OBJECTIVE: To examine conformity to prototypical therapeutic principles and its relation with change in reflective functioning in 3 treatments for borderline personality disorder (BPD). METHOD: Early phase videotaped sessions from a randomized-controlled trial of year-long transference-focused psychotherapy (TFP; n = 27), dialectical behavior therapy (DBT; n = 26), and supportive psychodynamic therapy (SPT; n = 29) were coded using the Psychotherapy Q-sort (Jones, 1985). Ratings were compared to experts' ratings of ideal TFP, DBT, and mentalizing-enhancing principles to quantify conformity to ideal treatments. Reflective functioning was assessed at pre- and posttreatment. Differences among treatments in conformity and its relation with change in reflective functioning were examined. RESULTS: Conformity to TFP and mentalizing-enhancing principles was highest in TFP (ps < .01) while conformity to DBT principles was high in DBT and SPT (DBT vs. SPT: p > .40), but lower in TFP (ps < .01). Larger improvements in reflective functioning were predicted by higher conformity to TFP principles during TFP (p = .04) and higher conformity to mentalizing-enhancing principles during SPT (p = .02). CONCLUSIONS: Treatments for BPD differ in conformity to unique principles of specific modalities. Treatments also differ in the processes that predict increase in reflective functioning. The findings point to specificity and multiple pathways in increasing reflective functioning in the treatment of BPD. (PsycINFO Database Record (c) 2019 APA, all rights reserved).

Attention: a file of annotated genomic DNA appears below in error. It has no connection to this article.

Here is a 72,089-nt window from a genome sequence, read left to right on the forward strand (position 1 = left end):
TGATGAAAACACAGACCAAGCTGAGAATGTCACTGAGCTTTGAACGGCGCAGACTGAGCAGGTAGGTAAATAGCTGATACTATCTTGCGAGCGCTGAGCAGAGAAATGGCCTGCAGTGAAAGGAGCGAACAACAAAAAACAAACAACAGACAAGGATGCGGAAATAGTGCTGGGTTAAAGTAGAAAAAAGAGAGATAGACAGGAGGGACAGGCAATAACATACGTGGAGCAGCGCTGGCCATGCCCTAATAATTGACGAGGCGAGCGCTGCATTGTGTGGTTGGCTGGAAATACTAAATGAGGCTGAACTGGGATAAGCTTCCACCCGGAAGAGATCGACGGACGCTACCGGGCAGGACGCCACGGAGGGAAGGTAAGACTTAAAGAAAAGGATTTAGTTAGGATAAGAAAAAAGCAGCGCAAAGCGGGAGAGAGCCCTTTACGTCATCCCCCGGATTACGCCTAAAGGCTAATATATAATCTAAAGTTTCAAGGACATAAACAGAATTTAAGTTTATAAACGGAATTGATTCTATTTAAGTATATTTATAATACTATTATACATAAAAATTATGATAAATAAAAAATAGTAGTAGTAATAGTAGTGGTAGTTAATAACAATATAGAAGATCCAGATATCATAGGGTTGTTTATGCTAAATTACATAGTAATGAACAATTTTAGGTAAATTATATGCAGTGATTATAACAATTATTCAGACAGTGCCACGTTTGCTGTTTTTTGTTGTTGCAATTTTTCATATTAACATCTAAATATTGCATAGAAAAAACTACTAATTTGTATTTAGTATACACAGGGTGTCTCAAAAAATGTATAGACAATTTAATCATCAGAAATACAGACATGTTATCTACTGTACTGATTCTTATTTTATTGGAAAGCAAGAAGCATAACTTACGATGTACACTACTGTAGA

All Science Journal Classification (ASJC) codes
- Clinical Psychology
- Psychiatry and Mental health